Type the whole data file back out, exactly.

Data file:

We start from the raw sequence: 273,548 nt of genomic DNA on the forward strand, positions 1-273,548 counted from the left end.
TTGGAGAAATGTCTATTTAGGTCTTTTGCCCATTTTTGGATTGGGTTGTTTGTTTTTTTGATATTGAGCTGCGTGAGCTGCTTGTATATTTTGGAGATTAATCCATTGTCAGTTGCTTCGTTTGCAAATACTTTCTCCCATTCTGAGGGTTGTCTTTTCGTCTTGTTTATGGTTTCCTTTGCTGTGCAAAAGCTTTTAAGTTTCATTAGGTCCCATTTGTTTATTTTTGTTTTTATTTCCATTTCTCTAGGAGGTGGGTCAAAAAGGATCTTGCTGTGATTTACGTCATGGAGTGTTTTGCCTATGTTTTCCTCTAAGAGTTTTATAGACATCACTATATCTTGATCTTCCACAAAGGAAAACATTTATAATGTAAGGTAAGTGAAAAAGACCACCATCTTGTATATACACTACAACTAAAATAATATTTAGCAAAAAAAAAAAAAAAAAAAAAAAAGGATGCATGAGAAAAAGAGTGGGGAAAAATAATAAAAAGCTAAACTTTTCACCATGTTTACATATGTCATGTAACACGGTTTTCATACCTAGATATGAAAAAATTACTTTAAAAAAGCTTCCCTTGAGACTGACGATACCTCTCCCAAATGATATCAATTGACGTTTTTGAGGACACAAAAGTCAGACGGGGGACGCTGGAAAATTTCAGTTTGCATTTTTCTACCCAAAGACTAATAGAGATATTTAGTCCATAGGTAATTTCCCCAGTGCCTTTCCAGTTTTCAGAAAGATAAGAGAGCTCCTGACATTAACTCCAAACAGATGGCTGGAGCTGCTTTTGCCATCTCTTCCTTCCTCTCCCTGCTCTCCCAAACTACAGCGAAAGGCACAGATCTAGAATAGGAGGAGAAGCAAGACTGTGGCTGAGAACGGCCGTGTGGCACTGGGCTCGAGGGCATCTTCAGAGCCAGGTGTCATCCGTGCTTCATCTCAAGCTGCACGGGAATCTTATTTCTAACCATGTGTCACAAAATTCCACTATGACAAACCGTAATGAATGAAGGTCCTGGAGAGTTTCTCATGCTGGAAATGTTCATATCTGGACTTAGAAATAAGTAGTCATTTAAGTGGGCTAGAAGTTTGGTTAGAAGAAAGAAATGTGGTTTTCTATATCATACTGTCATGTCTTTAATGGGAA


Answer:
We start from the raw sequence: 273,548 nt of genomic DNA on the forward strand, positions 1-273,548 counted from the left end.
TTGGAGAAATGTCTATTTAGGTCTTTTGCCCATTTTTGGATTGGGTTGTTTGTTTTTTTGATATTGAGCTGCGTGAGCTGCTTGTATATTTTGGAGATTAATCCATTGTCAGTTGCTTCGTTTGCAAATACTTTCTCCCATTCTGAGGGTTGTCTTTTCGTCTTGTTTATGGTTTCCTTTGCTGTGCAAAAGCTTTTAAGTTTCATTAGGTCCCATTTGTTTATTTTTGTTTTTATTTCCATTTCTCTAGGAGGTGGGTCAAAAAGGATCTTGCTGTGATTTACGTCATGGAGTGTTTTGCCTATGTTTTCCTCTAAGAGTTTTATAGACATCACTATATCTTGATCTTCCACAAAGGAAAACATTTATAATGTAAGGTAAGTGAAAAAGACCACCATCTTGTATATACACTACAACTAAAATAATATTTAGCAAAAAAAAAAAAAAAAAAAAAAAAGGATGCATGAGAAAAAGAGTGGGGAAAAATAATAAAAAGCTAAACTTTTCACCATGTTTACATATGTCATGTAACACGGTTTTCATACCTAGATATGAAAAAATTACTTTAAAAAAGCTTCCCTTGAGACTGACGATACCTCTCCCAAATGATATCAATTGACGTTTTTGAGGACACAAAAGTCAGACGGGGGACGCTGGAAAATTTCAGTTTGCATTTTTCTACCCAAAGACTAATAGAGATATTTAGTCCATAGGTAATTTCCCCAGTGCCTTTCCAGTTTTCAGAAAGATAAGAGAGCTCCTGACATTAACTCCAAACAGATGGCTGGAGCTGCTTTTGCCATCTCTTCCTTCCTCTCCCTGCTCTCCCAAACTACAGCGAAAGGCACAGATCTAGAATAGGAGGAGAAGCAAGACTGTGGCTGAGAACGGCCGTGTGGCACTGGGCTCGAGGGCATCTTCAGAGCCAGGTGTCATCCGTGCTTCATCTCAAGCTGCACGGGAATCTTATTTCTAACCATGTGTCACAAAATTCCACTATGACAAACCGTAATGAATGAAGGTCCTGGAGAGTTTCTCATGCTGGAAATGTTCATATCTGGACTTAGAAATAAGTAGTCATTTAAGTGGGCTAGAAGTTTGGTTAGAAGAAAGAAATGTGGTTTTCTATATCATACTGTCATGTCTTTAATGGGAA